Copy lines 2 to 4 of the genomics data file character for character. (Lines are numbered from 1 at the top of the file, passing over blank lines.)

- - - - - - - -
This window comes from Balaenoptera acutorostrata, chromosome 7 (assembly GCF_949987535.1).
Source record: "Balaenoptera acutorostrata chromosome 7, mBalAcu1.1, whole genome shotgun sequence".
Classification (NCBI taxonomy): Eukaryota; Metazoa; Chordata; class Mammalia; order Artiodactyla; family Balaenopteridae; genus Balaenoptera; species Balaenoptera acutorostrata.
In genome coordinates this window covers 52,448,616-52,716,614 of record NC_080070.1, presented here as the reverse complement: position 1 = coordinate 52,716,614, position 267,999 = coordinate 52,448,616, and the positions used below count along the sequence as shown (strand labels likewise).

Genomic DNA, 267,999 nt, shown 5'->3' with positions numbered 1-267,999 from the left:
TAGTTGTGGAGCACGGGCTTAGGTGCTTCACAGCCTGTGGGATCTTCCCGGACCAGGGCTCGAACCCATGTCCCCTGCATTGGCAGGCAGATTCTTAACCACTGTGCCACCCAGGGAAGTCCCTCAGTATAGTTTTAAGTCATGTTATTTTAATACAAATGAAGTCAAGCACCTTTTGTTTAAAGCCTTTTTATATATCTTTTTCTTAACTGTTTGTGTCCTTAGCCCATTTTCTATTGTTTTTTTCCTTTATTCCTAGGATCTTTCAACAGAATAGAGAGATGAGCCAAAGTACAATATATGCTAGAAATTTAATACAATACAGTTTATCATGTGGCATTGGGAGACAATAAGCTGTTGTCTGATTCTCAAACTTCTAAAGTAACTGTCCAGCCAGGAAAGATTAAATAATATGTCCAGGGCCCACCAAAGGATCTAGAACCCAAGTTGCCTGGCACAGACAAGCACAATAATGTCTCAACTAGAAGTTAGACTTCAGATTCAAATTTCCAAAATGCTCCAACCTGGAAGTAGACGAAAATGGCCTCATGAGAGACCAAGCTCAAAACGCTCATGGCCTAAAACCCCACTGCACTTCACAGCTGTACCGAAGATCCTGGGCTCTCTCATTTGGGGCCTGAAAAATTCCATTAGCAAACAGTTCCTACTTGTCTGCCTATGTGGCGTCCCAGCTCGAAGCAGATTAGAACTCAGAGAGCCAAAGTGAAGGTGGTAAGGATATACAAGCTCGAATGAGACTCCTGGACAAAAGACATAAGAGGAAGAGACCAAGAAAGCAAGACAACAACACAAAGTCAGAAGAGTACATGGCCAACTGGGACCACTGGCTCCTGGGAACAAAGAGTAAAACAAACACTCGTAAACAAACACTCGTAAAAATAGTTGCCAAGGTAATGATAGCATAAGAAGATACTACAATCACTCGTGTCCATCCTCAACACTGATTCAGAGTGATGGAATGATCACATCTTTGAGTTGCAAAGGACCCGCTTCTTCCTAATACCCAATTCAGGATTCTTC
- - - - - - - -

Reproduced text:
Source record: "Balaenoptera acutorostrata chromosome 7, mBalAcu1.1, whole genome shotgun sequence".
Classification (NCBI taxonomy): Eukaryota; Metazoa; Chordata; class Mammalia; order Artiodactyla; family Balaenopteridae; genus Balaenoptera; species Balaenoptera acutorostrata.
In genome coordinates this window covers 52,448,616-52,716,614 of record NC_080070.1, presented here as the reverse complement: position 1 = coordinate 52,716,614, position 267,999 = coordinate 52,448,616, and the positions used below count along the sequence as shown (strand labels likewise).